Another German brand specialising in sports equipment made from natural materials is NOHrD. Based in northern Germany (which inspired the company’s name), as you might expect, NOHrD’s products are eco-minded, from the sustainably sourced German and American wood right down to the leather that’s sourced locally and tanned using natural, vegetable tanning techniques. With products spanning strength, cardio, coordination, as well as an elegant all-in-one wall solution, our personal highlight is the curved manual treadmill — the Sprintbok. The latest product in their arsenal, the Sprintbok is unique not only with its materials — wooden slats and metal ball bearings housed in an elegant wooden frame of your choice — running level is completely self-determined by the runner. No programmes, no wires, no electricity. The energy you put in directly correlates to the response you get back, which results in a 30% higher calorie burn. Additionally, the simplicity and elegance of the design means NOHrD’s Sprintbok is a maintenance free machine — no oiling, greasing, or belt-tightening needed.
Ulysse Martel is a creative consultancy based in Switzerland headed by its eponymous designer, who also, along with architect Candice Joyce Blanc, created these futuristic, pearlescent pieces of home sports equipment. This dumbbell forms a trio of dumbbells, along with a set of push up bars and a two-handed dumbbell, in Martel and Blanc’s Olympia collection. The equipment’s design process drew inspiration from the pursuit of bodily perfection against a backdrop of scientific progression and genetics which, according to the designers, will soon leave the pursuit of bodily perfection “superfluous”. Architectural in their lines and crafted from pearlescent lacquered steel reminiscent of early millennial car tuning, “left to rest, these dumbbells become genuine sculptures,” says Martel. Winner of the 2020 German Design Awards, the entire project was carried out in Switzerland and available at Nov Gallery in Geneva. Here’s hoping they enter more larger scale production soon…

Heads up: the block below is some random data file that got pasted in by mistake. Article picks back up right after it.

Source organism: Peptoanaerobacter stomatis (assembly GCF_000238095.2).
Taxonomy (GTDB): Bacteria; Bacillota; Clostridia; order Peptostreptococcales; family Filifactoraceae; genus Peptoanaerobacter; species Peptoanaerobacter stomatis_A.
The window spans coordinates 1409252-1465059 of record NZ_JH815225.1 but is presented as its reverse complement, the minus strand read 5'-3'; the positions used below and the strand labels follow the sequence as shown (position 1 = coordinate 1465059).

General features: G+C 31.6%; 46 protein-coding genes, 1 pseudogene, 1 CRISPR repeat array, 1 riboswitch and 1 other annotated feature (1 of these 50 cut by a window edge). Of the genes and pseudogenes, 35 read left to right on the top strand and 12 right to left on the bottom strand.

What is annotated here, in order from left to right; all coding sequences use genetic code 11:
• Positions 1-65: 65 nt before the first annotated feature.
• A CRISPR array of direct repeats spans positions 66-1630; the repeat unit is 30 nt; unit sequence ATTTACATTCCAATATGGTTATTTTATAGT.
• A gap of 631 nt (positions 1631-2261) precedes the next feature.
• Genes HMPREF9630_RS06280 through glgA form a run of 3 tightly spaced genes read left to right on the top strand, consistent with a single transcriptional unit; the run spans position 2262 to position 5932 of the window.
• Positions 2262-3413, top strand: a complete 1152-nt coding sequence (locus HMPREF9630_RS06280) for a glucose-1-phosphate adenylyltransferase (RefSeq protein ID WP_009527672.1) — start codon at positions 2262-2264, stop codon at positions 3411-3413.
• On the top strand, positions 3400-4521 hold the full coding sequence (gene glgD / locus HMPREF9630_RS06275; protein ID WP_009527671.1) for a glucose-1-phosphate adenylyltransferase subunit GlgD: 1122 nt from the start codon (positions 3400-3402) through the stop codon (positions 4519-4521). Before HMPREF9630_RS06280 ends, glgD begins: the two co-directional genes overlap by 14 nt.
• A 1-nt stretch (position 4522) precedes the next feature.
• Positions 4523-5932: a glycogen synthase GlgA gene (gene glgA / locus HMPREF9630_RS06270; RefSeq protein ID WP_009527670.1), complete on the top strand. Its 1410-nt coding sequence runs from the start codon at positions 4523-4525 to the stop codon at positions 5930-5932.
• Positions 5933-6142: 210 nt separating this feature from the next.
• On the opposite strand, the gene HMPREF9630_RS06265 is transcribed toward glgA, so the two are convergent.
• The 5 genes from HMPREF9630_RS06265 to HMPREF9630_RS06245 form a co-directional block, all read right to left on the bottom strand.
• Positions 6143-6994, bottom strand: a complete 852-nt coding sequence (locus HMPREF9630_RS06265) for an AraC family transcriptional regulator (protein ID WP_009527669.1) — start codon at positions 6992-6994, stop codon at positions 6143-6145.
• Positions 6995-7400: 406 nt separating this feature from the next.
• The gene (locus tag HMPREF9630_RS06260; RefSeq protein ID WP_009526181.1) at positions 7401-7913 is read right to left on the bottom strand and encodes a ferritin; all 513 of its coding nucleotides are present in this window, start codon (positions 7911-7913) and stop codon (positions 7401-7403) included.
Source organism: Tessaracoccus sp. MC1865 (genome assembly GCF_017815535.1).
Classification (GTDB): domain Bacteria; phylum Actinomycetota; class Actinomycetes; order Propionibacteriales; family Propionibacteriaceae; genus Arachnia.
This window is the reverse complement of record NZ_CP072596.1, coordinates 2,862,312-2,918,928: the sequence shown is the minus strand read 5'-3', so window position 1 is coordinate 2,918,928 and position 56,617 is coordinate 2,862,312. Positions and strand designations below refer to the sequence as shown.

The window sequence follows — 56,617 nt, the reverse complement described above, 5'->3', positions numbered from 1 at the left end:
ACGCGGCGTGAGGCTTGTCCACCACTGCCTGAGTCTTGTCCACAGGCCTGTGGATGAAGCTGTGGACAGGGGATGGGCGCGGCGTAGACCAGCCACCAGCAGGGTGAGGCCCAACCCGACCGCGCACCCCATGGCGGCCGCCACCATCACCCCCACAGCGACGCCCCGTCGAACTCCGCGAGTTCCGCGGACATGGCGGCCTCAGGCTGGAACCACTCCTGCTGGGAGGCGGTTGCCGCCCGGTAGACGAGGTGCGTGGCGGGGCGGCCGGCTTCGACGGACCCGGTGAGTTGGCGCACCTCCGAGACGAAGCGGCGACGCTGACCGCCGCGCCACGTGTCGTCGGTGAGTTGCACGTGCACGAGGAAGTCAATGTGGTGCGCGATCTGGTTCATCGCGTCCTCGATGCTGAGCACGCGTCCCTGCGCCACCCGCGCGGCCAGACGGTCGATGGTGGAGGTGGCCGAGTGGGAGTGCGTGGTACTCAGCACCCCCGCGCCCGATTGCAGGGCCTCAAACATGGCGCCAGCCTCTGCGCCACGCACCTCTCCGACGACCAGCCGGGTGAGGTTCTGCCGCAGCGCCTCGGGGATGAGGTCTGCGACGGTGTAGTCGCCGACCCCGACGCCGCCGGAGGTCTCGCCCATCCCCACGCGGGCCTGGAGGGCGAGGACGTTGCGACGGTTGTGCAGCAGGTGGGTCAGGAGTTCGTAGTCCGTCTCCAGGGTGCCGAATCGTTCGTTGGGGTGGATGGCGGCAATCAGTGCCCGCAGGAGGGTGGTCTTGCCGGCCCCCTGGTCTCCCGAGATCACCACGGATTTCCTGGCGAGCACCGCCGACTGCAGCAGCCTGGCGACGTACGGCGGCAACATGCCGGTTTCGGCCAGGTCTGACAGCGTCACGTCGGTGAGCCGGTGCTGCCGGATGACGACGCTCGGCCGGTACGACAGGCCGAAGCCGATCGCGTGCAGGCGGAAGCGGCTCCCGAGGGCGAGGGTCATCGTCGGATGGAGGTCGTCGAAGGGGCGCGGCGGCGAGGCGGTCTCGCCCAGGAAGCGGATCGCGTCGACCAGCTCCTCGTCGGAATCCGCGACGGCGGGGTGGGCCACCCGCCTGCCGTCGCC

The French may have made cycling into a sport, but the Italians made the sport beautiful. At least that’s a view held by those who know their Tour from their Giro. So it’s not surprising to see an Italian company doing exactly the same when it comes to indoor cycling. Ciclotte’s Bike Teckell (in fact, Ciclotte’s entire product range) may be the most beautiful set of indoor cycling machines ever made by humans. Inspired by the Ciclò Monocycle held in the Italian Design Museum in Milan, their signature design features a large core circle for the body and twin carbon handlebar pins. The Teckell, however, takes it further, using transparent strengthened crystal for the body. Their transmission incorporates magnetism for a more faithful reproduction of the road racing feel, while a dedicated app provides speed and distance info, and allows for full integration with your phone and tablet.
The clue is in the name: a classic wall mounted gym designed with both beauty and practicality as way points. “I have used my knowledge as a designer and personal trainer in the development of the maxwall,” says Max Kant, CEO and designer of the maxwall, from his base in Berlin’s Prenzlauer Berg. The core product is crafted from beech wood, light or dark oiled with polished steel or brass fittings, however you can also add a bench, dipbars and grip sets to really optimise your workout. An essential, understated yet elegant addition to your work out space and your home.
Words: Jack Drummond